Issue Date: January 31, 2011
Nickel Complex’s Magnetic Switch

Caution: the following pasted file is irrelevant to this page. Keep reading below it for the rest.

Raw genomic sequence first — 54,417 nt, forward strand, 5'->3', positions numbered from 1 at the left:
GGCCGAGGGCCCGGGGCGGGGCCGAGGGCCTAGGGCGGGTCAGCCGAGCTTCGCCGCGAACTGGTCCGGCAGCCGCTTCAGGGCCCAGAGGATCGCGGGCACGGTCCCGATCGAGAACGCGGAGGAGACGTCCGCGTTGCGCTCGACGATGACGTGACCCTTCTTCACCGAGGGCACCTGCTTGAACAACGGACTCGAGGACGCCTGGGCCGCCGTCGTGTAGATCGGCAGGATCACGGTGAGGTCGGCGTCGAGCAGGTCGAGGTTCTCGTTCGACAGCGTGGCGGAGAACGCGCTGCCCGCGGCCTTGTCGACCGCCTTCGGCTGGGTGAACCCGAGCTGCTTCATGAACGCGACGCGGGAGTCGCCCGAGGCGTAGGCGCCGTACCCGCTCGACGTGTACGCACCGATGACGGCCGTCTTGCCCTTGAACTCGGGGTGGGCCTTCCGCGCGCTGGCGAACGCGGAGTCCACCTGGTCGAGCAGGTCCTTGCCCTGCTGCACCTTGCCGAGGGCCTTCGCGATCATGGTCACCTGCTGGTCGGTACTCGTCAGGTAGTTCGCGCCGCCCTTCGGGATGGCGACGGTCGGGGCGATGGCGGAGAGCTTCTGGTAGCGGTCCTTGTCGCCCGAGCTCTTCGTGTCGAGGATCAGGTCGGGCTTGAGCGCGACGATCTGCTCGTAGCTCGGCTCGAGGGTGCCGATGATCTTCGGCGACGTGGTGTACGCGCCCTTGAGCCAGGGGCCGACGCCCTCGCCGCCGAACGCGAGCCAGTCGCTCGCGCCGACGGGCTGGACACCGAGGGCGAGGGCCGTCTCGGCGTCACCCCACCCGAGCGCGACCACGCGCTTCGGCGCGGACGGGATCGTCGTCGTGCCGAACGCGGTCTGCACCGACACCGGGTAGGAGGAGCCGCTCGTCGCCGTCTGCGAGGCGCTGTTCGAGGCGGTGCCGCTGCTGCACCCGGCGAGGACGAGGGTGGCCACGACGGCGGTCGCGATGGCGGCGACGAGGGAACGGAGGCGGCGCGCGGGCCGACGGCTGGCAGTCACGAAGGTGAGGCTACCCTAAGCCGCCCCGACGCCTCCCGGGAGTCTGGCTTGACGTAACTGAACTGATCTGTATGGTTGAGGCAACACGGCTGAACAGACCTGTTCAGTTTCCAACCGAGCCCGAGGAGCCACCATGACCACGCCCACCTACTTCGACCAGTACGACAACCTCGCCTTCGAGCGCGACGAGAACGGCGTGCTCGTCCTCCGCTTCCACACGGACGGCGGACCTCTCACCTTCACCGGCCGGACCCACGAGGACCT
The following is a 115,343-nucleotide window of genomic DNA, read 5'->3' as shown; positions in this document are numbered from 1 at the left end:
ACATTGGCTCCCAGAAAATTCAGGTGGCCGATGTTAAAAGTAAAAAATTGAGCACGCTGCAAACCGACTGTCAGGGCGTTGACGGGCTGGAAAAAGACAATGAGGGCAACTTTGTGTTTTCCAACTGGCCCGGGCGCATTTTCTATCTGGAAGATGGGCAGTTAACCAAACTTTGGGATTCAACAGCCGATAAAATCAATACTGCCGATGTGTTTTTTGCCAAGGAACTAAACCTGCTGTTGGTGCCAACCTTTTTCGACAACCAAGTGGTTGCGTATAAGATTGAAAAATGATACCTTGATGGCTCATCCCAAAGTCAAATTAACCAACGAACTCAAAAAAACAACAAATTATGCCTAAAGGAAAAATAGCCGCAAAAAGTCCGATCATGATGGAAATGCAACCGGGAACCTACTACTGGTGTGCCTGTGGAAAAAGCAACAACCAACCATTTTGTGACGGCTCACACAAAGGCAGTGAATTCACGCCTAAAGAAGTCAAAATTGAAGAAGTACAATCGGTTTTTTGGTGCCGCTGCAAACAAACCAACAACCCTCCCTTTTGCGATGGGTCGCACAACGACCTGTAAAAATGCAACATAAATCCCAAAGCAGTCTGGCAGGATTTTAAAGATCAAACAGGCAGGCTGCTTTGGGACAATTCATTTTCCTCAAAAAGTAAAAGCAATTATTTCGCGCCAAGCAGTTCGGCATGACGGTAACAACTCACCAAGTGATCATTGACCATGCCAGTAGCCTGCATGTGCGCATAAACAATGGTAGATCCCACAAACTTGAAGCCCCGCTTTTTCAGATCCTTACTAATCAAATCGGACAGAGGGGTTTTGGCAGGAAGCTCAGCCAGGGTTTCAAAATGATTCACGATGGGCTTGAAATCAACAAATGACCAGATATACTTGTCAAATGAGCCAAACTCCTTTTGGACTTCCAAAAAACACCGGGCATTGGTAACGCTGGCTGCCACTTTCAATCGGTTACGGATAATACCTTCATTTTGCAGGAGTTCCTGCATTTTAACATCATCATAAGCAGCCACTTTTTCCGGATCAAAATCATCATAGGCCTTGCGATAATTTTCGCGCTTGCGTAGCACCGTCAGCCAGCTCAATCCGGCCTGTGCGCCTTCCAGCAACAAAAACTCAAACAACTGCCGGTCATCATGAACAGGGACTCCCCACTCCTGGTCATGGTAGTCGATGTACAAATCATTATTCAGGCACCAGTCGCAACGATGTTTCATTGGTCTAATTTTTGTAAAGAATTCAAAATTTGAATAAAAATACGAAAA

With a turntable-like design, chemists have developed the first single molecule that can stably switch magnetic properties at room temperature in a homogeneous solution (Science, DOI: 10.1126/ science.1201180). This kind of spin-switching behavior had previously been limited to bulk materials or to very low temperatures, which limits potential applications in areas such as single-molecule magnetic storage. The switchable molecule, designed by Rainer Herges and coworkers at the University of Kiel, in Germany, is a nickel(II) porphyrin complex with a dangling phenylazopyridine group attached to its side. When exposed to green light, the nitrogen-nitrogen double bond in the phenylazopyridine isomerizes from trans to cis, which leaves the pyridine nitrogen hanging above the nickel like a record player needle. As the nitrogen coordinates to nickel, the complex’s geometry transitions from square planar to square pyramidal and its magnetic properties switch from diamagnetic to paramagnetic. The shift can be reversed by blue light. The team notes that the complex may be useful as a contrast agent that can be turned on and off at will for dynamic magnetic resonance imaging.
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